If you are outside of agriculture, it might be easy to believe farmers are blowing the labor problem out of proportion and fear-mongering the public about the prospect of crops rotting in the field. It is understandable because some activist groups and urban media portray growers as only interested in securing cheap labor to harvest their crops — many of which are not authorized to be in the country.
A farm labor study by the American Farm Bureau Federation (AFBF) shows about 50% to 70% of farm laborers in the country are unauthorized. That is a problem. And, compounding that problem is the fact U.S. workers will not do the hard work of harvesting and caring for crops.
And, the notion that growers want to hire illegal employees is a fallacy. They have no desire to get caught up in a immigration case or some lawsuit. You can see evidence of that here in Florida as growers flock to the H-2A visa program. Most citrus is now harvested by H-2A labor and strawberry and blueberry growers are moving in that direction, despite all the pitfalls of the program.
So, is the agricultural labor crisis real or overblown? I am open to arguments, but I am confronted all the time with stories from real growers with real problems. It happened while writing this month’s cover story on the Hill family. Michael Hill related a story to me about a blueberry grower with an H-2A problem. The grower had to give a date he would need workers to arrive, which with a crop like blueberries, is hard enough to predict to begin with. If he brings them in too early, he is paying workers to do nothing. Or, if he brings them too late, he has fruit wasting away in the field.
Through factors out of the growers’ control, his workers got held up at the consulate, so harvesters were delayed even further, while he had blueberries ripe and ready in a $7 per pound market. Michael was scrambling to help secure labor for the grower the day I interviewed him for the cover story.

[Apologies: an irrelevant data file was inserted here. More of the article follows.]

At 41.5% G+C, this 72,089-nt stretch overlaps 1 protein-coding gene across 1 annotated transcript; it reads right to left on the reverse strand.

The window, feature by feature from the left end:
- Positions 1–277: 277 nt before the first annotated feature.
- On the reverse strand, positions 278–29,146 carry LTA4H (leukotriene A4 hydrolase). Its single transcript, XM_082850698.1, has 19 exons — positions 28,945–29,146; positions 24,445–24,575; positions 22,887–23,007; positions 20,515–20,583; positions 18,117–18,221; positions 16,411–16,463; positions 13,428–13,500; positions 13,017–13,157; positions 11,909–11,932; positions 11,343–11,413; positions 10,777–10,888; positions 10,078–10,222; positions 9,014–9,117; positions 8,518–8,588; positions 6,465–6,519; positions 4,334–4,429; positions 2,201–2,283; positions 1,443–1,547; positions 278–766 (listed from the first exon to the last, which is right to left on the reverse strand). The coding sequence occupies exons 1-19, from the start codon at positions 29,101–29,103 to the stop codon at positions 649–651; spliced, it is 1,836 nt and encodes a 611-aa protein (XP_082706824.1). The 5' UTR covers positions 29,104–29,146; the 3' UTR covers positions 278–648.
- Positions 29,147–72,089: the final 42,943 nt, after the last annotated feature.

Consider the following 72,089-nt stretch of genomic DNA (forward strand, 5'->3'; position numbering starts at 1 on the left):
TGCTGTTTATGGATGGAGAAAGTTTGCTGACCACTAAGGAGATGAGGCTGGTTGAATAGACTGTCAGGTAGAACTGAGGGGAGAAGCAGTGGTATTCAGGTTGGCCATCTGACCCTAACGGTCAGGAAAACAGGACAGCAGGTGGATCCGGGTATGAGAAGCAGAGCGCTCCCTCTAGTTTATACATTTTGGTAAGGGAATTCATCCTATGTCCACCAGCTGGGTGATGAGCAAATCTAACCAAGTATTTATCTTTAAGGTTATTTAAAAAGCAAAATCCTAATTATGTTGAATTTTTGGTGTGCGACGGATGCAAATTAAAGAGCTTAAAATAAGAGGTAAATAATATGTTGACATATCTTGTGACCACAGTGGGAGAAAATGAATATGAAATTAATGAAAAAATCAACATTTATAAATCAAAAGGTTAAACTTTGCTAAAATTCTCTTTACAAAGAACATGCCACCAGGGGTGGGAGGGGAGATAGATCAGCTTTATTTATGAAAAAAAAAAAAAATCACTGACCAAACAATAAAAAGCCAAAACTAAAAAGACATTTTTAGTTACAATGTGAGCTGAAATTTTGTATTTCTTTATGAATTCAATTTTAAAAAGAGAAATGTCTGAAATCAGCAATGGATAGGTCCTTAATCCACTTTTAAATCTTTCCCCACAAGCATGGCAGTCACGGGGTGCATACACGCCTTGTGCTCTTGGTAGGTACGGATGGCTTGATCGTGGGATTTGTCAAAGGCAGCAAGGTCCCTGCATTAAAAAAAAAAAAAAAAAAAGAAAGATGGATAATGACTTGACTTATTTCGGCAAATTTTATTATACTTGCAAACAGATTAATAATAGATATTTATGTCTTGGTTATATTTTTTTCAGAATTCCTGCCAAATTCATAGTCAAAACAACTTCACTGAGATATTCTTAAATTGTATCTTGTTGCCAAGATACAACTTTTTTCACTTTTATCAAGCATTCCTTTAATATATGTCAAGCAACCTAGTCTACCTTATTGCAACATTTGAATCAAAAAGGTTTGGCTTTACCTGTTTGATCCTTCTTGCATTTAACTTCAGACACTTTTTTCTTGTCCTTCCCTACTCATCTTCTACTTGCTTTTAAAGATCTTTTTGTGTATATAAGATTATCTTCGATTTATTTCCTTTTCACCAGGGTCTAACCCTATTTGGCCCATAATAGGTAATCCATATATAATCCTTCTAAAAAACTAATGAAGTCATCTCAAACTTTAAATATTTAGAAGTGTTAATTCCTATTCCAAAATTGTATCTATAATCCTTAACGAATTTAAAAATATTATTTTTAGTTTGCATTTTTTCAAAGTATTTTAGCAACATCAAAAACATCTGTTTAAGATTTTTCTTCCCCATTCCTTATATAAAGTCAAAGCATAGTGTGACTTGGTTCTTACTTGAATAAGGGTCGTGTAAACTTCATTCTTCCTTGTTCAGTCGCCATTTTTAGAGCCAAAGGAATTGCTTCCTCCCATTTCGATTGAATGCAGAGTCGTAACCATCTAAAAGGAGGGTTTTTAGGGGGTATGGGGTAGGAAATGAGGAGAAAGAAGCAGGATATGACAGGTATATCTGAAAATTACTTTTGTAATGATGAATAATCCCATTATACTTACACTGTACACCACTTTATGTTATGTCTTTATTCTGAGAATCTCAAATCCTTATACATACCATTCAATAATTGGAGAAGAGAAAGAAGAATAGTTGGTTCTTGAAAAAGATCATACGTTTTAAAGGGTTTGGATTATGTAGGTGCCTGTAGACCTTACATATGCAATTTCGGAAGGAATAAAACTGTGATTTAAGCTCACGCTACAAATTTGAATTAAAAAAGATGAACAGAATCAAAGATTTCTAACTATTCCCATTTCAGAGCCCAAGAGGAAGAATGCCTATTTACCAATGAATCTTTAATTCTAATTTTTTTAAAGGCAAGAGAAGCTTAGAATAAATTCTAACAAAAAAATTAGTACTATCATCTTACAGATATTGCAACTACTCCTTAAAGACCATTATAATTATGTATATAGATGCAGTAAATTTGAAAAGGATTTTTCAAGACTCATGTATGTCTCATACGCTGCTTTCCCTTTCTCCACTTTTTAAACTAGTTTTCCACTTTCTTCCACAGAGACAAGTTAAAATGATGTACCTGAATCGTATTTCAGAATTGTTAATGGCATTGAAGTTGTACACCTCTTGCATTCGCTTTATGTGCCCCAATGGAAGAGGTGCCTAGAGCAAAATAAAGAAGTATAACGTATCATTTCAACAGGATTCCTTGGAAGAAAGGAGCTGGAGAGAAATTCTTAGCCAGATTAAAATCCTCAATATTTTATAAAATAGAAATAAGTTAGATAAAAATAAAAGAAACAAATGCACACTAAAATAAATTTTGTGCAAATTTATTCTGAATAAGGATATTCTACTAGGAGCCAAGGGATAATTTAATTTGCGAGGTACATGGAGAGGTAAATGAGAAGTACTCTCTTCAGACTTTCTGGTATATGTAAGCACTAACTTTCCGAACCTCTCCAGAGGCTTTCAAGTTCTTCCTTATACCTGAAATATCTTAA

That was a real crisis for the grower in question. To have a great crop potentially rot in the field because workers can’t be sourced is probably worse than a weather event taking out production. But, he is not alone. The AFBF study notes that 72% of growers reported H-2A workers arrived an average of 22 days after the “date of need.” That kind of delay will never work for specialty crop growers, especially for easily bruised berry crops. Harvesting of strawberries, blackberries, and cherries account for about 60% to 66% of total production costs.
The labor crisis is why the Hill family used a mechanical harvester last season for the first time. They had good results, and Michael says their direction is geared toward mechanical harvest in the future, even when blueberry prices are strong. That’s also why a company affiliated with Wish Farms is developing a robot to harvest strawberries.
They see the writing on the wall. They realize we have three choices: 1) A market-based visa program that brings in an affordable, reliable labor source. 2) An alternative labor source like robotics. 3) Sourcing our fruits and vegetables from foreign sources where labor and food safety standards are far below America’s.
The political and media frenzy that has stirred the passions of Americans on both sides of the immigration debate won’t make the choice easy. But, let’s hope we make the right choice.